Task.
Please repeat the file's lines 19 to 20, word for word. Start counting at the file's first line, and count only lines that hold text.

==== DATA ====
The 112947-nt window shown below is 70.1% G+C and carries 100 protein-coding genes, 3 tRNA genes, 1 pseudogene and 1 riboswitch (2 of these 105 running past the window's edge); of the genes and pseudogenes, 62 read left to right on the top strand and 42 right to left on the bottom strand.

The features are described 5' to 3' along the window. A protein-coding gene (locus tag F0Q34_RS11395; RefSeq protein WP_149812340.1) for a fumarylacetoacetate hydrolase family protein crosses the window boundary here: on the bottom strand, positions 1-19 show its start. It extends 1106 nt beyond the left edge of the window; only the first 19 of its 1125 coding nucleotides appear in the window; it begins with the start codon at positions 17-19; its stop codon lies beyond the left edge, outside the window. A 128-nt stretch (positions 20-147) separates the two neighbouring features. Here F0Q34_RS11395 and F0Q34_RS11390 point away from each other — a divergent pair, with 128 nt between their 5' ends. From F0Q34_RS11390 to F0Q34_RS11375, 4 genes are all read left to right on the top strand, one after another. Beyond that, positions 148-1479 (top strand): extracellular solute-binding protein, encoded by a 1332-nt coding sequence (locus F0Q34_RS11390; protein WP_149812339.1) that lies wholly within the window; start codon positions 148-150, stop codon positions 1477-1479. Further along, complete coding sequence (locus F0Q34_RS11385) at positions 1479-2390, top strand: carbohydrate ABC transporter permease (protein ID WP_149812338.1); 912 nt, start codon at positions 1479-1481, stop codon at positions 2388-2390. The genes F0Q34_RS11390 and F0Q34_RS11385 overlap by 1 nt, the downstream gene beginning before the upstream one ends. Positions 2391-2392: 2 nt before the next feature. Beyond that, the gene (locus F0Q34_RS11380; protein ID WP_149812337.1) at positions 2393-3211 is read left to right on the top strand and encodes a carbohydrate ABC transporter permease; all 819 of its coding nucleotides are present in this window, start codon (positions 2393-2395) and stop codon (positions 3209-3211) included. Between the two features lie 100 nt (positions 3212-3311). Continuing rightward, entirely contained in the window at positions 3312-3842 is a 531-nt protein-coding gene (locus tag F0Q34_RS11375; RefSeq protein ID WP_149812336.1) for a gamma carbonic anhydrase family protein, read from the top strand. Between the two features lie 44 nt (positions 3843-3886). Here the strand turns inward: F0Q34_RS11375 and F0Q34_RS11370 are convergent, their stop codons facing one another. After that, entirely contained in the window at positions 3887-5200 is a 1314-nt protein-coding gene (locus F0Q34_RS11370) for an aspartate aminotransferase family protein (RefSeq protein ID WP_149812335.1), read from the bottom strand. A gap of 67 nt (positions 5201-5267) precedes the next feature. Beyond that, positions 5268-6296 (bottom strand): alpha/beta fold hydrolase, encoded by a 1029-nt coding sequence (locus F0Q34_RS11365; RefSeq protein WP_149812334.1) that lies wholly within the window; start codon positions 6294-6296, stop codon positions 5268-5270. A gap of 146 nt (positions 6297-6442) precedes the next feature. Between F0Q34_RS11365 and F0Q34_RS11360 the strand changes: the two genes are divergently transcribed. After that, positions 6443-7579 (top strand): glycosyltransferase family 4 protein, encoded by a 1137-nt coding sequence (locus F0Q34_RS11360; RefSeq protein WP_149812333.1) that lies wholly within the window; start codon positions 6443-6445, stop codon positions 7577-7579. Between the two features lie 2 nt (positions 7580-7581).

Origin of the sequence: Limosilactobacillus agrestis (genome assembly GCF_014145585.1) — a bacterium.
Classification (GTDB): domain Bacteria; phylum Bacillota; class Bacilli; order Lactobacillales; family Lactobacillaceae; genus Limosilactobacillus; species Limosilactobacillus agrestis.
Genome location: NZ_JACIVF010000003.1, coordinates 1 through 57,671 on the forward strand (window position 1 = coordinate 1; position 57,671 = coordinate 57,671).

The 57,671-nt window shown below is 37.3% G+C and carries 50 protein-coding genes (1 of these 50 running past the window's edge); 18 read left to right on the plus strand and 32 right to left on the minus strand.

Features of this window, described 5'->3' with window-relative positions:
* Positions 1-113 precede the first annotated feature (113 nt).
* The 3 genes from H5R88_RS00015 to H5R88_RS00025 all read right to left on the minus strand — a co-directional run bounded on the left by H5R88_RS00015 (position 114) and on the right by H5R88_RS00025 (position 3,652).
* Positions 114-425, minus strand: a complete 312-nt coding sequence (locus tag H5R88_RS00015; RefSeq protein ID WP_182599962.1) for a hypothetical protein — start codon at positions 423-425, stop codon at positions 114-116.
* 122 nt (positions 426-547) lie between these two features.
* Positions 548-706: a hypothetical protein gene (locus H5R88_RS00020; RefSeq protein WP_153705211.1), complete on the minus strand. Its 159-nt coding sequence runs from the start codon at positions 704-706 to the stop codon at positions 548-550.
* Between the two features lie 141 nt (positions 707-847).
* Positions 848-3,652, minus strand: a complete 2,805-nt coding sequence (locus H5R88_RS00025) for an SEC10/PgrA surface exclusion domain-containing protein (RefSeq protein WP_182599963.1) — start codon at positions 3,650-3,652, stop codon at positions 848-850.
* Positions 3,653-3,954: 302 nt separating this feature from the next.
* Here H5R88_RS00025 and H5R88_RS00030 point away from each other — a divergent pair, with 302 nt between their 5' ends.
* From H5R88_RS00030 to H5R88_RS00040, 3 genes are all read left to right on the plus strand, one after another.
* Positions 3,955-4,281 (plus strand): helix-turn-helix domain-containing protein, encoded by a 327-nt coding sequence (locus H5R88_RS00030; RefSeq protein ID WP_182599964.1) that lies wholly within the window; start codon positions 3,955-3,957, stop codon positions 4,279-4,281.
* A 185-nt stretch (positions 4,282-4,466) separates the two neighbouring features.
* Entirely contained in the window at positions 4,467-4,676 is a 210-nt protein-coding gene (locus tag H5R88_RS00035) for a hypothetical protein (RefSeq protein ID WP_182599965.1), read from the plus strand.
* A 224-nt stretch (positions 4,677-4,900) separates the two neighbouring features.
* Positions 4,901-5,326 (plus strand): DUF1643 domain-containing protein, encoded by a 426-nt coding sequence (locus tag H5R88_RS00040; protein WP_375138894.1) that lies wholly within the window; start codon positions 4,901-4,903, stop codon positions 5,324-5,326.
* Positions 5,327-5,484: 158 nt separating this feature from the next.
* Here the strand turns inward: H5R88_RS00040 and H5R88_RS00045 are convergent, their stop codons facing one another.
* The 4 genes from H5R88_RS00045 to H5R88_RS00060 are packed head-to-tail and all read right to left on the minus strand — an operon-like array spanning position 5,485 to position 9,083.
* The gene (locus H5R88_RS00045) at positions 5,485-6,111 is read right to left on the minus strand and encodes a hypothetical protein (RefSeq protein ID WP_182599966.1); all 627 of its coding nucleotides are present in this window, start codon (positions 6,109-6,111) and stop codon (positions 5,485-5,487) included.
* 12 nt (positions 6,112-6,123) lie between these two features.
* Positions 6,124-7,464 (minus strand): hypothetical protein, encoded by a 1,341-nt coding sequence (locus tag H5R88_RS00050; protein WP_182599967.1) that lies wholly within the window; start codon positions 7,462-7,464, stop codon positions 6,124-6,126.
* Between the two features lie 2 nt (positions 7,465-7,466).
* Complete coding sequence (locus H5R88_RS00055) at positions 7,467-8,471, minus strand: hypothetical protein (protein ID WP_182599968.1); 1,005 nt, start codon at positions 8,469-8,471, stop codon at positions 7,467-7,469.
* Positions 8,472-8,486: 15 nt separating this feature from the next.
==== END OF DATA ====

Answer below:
* A 185-nt stretch (positions 4,282-4,466) separates the two neighbouring features.
* Entirely contained in the window at positions 4,467-4,676 is a 210-nt protein-coding gene (locus tag H5R88_RS00035) for a hypothetical protein (RefSeq protein ID WP_182599965.1), read from the plus strand.